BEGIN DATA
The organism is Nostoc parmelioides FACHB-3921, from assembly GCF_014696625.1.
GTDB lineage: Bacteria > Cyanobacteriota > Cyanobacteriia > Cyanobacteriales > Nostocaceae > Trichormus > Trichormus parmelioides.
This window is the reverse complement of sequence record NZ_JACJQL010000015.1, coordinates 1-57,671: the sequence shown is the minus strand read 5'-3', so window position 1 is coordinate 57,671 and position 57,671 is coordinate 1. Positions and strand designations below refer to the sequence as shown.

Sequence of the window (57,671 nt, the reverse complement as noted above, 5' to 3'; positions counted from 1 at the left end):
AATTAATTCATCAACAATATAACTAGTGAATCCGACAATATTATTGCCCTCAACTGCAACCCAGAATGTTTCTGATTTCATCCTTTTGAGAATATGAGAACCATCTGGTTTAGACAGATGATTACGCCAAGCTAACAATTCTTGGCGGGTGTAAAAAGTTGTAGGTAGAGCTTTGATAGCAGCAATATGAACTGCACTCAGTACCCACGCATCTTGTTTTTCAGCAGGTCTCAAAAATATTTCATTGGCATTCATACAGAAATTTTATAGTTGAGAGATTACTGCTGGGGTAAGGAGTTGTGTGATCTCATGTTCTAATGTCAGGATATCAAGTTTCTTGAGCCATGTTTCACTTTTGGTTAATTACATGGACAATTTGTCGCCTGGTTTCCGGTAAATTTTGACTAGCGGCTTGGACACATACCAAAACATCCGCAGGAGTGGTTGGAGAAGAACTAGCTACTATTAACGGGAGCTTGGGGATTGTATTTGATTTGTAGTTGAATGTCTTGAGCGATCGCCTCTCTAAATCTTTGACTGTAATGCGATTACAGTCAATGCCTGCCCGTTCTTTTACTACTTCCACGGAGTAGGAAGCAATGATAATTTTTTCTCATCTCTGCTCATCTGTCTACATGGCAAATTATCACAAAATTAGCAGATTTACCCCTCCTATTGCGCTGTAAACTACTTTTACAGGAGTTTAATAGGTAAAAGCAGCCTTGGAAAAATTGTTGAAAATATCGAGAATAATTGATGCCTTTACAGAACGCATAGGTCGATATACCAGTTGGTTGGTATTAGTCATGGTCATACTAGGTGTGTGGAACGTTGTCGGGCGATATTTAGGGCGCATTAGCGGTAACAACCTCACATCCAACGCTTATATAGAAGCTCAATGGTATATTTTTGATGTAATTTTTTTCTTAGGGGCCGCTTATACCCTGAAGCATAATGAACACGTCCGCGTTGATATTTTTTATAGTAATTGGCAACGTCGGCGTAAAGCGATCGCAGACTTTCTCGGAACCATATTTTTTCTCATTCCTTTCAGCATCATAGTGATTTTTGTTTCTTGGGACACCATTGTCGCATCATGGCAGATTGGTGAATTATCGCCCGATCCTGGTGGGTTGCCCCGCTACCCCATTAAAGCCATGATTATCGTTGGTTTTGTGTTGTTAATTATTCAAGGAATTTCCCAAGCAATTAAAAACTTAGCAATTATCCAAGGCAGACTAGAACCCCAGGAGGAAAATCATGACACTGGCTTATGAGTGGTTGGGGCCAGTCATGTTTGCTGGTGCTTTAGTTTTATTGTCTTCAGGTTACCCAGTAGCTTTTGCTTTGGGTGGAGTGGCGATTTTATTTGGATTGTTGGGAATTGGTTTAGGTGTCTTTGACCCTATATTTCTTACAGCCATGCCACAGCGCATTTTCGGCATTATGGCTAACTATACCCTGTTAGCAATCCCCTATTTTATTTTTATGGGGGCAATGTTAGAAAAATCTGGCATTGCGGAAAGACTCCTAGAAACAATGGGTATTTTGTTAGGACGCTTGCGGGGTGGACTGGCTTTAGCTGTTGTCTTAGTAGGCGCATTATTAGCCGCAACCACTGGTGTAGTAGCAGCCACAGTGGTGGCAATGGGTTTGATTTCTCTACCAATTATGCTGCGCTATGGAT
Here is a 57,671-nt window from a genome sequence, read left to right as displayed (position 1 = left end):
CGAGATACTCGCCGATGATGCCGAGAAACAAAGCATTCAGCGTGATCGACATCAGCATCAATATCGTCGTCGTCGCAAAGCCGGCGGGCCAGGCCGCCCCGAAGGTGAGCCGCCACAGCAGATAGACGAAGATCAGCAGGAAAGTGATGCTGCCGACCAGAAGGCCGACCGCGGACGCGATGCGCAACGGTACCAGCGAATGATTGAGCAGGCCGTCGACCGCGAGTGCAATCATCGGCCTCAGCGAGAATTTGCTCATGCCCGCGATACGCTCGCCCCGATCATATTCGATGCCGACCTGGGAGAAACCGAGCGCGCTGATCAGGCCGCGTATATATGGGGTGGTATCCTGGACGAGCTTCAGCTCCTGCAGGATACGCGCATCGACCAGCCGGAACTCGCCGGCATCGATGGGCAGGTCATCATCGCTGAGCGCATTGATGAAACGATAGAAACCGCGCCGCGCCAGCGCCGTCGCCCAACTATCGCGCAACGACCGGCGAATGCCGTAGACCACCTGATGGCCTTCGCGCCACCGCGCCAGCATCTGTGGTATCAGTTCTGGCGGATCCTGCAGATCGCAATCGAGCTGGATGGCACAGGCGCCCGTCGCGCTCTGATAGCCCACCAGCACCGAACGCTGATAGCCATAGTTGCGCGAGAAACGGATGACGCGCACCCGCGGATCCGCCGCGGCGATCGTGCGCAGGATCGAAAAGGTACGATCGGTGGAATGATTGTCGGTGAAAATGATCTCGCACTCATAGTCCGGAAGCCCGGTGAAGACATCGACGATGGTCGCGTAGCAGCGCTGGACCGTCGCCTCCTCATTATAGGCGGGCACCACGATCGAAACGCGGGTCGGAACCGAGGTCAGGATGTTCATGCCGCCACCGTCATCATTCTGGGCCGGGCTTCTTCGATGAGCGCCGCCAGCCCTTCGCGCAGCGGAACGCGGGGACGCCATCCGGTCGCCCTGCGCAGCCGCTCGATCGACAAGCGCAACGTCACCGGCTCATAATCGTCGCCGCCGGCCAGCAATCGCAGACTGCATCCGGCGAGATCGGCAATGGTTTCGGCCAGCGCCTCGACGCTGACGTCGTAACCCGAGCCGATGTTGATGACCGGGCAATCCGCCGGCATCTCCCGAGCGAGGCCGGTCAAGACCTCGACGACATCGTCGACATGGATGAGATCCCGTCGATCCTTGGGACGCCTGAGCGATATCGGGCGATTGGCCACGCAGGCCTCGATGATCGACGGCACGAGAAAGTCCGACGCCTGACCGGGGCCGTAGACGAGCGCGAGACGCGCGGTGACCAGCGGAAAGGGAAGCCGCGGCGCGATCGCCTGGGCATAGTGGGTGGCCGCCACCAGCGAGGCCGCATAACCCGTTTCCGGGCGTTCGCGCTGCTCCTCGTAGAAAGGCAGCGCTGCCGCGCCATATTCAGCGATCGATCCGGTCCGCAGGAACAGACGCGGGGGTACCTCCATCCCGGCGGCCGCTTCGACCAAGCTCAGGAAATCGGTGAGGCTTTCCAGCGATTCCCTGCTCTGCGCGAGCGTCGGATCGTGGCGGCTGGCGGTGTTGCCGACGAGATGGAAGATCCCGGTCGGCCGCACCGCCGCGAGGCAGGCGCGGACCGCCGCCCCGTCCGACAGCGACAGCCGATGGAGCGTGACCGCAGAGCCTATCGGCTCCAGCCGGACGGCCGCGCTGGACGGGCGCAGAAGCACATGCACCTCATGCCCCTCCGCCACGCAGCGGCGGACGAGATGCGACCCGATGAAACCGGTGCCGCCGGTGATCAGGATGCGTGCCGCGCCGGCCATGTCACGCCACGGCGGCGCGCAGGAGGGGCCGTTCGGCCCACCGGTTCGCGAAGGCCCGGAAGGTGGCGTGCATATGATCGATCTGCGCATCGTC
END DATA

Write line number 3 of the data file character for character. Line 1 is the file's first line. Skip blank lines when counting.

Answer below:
This window is the reverse complement of sequence record NZ_JACJQL010000015.1, coordinates 1-57,671: the sequence shown is the minus strand read 5'-3', so window position 1 is coordinate 57,671 and position 57,671 is coordinate 1. Positions and strand designations below refer to the sequence as shown.